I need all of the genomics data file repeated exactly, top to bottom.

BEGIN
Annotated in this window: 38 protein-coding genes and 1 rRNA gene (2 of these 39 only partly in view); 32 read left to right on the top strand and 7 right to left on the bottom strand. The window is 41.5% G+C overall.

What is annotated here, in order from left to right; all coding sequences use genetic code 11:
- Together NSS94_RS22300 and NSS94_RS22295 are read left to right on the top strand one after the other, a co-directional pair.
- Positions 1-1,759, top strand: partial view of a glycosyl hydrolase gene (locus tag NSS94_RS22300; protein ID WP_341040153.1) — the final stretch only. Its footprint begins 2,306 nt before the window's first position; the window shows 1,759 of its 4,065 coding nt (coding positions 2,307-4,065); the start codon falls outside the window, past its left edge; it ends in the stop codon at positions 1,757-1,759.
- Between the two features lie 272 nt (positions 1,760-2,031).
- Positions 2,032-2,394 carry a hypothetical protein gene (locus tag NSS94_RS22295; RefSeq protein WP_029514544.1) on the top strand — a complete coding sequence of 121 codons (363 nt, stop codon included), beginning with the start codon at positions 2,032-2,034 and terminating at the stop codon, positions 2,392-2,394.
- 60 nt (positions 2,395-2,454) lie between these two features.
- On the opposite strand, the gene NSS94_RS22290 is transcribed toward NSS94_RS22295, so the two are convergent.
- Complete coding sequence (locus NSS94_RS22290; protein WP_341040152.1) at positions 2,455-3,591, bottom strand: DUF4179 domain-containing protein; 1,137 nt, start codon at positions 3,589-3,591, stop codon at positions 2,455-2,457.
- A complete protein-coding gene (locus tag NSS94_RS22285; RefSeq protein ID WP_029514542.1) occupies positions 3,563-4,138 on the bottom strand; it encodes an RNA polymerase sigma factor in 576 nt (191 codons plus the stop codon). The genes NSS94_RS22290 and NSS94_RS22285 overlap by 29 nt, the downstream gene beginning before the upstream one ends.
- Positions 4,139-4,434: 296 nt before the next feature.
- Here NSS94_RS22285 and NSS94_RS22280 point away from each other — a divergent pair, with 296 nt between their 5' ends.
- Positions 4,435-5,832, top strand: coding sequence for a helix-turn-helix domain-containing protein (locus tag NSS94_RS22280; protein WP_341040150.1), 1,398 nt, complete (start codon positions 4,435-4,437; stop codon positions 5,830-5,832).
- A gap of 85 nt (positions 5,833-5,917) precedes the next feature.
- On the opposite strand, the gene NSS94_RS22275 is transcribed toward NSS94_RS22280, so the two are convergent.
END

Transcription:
Annotated in this window: 38 protein-coding genes and 1 rRNA gene (2 of these 39 only partly in view); 32 read left to right on the top strand and 7 right to left on the bottom strand. The window is 41.5% G+C overall.

What is annotated here, in order from left to right; all coding sequences use genetic code 11:
- Together NSS94_RS22300 and NSS94_RS22295 are read left to right on the top strand one after the other, a co-directional pair.
- Positions 1-1,759, top strand: partial view of a glycosyl hydrolase gene (locus tag NSS94_RS22300; protein ID WP_341040153.1) — the final stretch only. Its footprint begins 2,306 nt before the window's first position; the window shows 1,759 of its 4,065 coding nt (coding positions 2,307-4,065); the start codon falls outside the window, past its left edge; it ends in the stop codon at positions 1,757-1,759.
- Between the two features lie 272 nt (positions 1,760-2,031).
- Positions 2,032-2,394 carry a hypothetical protein gene (locus tag NSS94_RS22295; RefSeq protein WP_029514544.1) on the top strand — a complete coding sequence of 121 codons (363 nt, stop codon included), beginning with the start codon at positions 2,032-2,034 and terminating at the stop codon, positions 2,392-2,394.
- 60 nt (positions 2,395-2,454) lie between these two features.
- On the opposite strand, the gene NSS94_RS22290 is transcribed toward NSS94_RS22295, so the two are convergent.
- Complete coding sequence (locus NSS94_RS22290; protein WP_341040152.1) at positions 2,455-3,591, bottom strand: DUF4179 domain-containing protein; 1,137 nt, start codon at positions 3,589-3,591, stop codon at positions 2,455-2,457.
- A complete protein-coding gene (locus tag NSS94_RS22285; RefSeq protein ID WP_029514542.1) occupies positions 3,563-4,138 on the bottom strand; it encodes an RNA polymerase sigma factor in 576 nt (191 codons plus the stop codon). The genes NSS94_RS22290 and NSS94_RS22285 overlap by 29 nt, the downstream gene beginning before the upstream one ends.
- Positions 4,139-4,434: 296 nt before the next feature.
- Here NSS94_RS22285 and NSS94_RS22280 point away from each other — a divergent pair, with 296 nt between their 5' ends.
- Positions 4,435-5,832, top strand: coding sequence for a helix-turn-helix domain-containing protein (locus tag NSS94_RS22280; protein WP_341040150.1), 1,398 nt, complete (start codon positions 4,435-4,437; stop codon positions 5,830-5,832).
- A gap of 85 nt (positions 5,833-5,917) precedes the next feature.
- On the opposite strand, the gene NSS94_RS22275 is transcribed toward NSS94_RS22280, so the two are convergent.